Biochar is a modern form of charcoal. It is produced by burning organic material in a low-oxygen process so that the majority of the carbon remains in the material rather than being released into the atmosphere. This remarkably resistant material can be added to soils and used as a long-term, slow-release source of carbon for many generations of crops instead of expensive, climate-damaging, man-made fertilisers.

Carbon farming does not differentiate between conventional farming and organic farming. Both types of farm benefit from living humus.

RETERRA CARBOSOIL: Spreading fertiliser to mitigate climate change

REMONDIS’ subsidiary RETERRA transforms biomass into a number of products at its many facilities across Germany including quality-assured composts that not only help to add nutrients to farmland but also to build up the humus content of the soil and counteract soil acidification. 83,000 tonnes of carbon could be stored every year simply by using RETERRA composts to enrich humus content in soils. This is the same amount of CO2 typically emitted by more than 2,500 four-person households in Germany. This means that the CO2 no longer flows as part of the carbon cycle but is permanently sequestered. It is no wonder, therefore, that RETERRA is doing its utmost to get the kerbside collection of biomass improved so it can be used as an input material for a sustainable fuel or for compost.

To make the benefits of using compost more transparent, RETERRA developed a tool called RETERRA CarboSoil together with the Fraunhofer Institute for Environmental, Safety and Energy Technology UMSICHT.

This tool uses defined parameters to calculate the amount of carbon stored long term in the soil. As a result, farmers are not only given recommendations on how to manage their land in the most climate-friendly way but also receive concrete figures on how they are helping to combat climate change with each individual parcel of land. This tool can also be used to provide farmers with written proof about the concrete CO2 savings they have achieved on their farm. It could even be used as the basis for paid carbon offsets – a project that is just coming onto the market. Instead of financing hard to verify reforestation projects in rainforest areas, offset payments can now be made for building up humus content in local regions.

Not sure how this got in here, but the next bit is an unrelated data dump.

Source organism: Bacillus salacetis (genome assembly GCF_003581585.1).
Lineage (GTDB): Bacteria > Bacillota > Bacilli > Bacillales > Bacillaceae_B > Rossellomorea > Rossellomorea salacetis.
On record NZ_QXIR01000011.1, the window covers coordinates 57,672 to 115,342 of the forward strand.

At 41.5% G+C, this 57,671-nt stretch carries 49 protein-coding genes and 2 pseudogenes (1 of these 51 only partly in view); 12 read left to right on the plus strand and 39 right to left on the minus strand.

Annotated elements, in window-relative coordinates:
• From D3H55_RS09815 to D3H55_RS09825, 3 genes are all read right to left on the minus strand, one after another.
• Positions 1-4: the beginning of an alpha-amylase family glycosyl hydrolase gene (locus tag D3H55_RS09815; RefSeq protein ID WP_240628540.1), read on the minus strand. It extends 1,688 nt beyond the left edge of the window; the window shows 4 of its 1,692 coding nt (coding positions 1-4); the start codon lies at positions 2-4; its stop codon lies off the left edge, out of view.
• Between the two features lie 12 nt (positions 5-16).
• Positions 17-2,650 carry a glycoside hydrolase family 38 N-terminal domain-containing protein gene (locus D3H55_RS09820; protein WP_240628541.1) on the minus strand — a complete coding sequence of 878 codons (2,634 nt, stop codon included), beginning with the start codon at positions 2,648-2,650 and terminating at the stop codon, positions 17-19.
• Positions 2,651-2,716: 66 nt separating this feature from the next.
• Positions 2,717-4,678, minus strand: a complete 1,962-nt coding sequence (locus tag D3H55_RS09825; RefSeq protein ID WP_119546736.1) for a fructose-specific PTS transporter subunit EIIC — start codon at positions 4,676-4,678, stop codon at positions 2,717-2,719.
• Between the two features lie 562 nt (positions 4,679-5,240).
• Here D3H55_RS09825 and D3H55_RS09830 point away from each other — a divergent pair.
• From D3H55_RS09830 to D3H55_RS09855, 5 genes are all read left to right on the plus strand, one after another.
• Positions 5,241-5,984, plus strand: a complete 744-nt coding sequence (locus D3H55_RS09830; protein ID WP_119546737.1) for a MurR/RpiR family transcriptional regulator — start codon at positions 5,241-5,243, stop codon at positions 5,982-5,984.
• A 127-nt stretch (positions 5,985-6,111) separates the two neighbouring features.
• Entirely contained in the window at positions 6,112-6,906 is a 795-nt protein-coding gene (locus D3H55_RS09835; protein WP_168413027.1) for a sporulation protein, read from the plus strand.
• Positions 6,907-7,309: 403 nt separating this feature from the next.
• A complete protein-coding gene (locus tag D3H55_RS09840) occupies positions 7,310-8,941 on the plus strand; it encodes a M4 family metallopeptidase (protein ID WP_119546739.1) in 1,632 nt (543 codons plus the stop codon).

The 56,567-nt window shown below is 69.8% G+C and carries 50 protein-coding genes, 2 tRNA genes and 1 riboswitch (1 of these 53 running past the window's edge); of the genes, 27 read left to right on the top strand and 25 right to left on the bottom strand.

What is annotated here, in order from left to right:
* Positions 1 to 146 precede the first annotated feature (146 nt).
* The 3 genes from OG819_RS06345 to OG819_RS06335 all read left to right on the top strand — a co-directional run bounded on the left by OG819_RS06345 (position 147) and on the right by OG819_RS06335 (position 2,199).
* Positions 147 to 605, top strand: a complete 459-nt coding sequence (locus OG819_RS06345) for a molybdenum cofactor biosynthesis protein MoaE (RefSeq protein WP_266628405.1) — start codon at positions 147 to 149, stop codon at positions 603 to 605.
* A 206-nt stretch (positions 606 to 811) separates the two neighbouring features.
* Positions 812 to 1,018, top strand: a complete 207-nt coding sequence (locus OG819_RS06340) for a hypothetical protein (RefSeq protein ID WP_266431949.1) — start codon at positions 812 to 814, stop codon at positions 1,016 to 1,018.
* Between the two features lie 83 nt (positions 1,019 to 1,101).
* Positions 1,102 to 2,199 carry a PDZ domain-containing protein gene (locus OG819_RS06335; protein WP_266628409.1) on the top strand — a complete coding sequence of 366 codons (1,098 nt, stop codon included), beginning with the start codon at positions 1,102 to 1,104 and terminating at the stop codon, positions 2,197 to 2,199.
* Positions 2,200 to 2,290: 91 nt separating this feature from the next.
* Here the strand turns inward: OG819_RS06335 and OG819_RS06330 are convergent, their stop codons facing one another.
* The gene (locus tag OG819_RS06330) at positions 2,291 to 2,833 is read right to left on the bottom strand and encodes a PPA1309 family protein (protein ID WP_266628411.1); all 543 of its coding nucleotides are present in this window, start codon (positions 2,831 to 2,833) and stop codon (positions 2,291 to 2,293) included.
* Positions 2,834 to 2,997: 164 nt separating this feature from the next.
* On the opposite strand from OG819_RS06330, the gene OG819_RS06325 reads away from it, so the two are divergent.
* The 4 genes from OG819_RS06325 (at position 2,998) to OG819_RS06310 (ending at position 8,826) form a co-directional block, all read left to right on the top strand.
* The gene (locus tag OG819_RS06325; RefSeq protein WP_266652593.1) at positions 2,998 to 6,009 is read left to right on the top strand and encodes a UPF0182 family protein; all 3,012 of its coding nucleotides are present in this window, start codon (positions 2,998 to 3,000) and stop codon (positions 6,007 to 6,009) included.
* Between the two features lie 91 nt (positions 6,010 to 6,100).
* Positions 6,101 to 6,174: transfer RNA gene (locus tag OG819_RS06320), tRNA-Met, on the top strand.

Building up humus will be a marathon not a sprint and will take decades.

And compost also plays an important role in building up the humus content of agricultural land. Compost is a nutritious fertiliser made from organic material. Besides using harvest and plant residue, processed household organic bin contents and tree and plant cuttings can be used to build up humus levels in soils. Digestate from biogas plants is also a good source. Moreover, spreading compost helps to counteract soil acidification as it contains high levels of lime and magnesium.

At the end of the day, it is all about putting the right mix in place. Each farmer must consider the conditions of their land and identify which individual measures will be most effective so that carbon farming helps mitigate climate change. Changes will also need to be made in the areas of soil care and crop rotation and the use of agricultural land must be mixed, alternating between arable crops and pasture land. Building up humus will be a marathon not a sprint and will take decades. And this will also put an end to a long-lasting dispute: carbon farming does not differentiate between conventional farming and organic farming. Both types of farm benefit from living humus.

Image credits: image 1: Adobe Stock: Vitaly Krivosheev; image 2: Adobe Stock: domnitsky; image 3, 4: Adobe Stock: kolesnikovserg


Use this simple way to sign up to our REMONDIS AKTUELL newsletter containing information about your services, products and other information.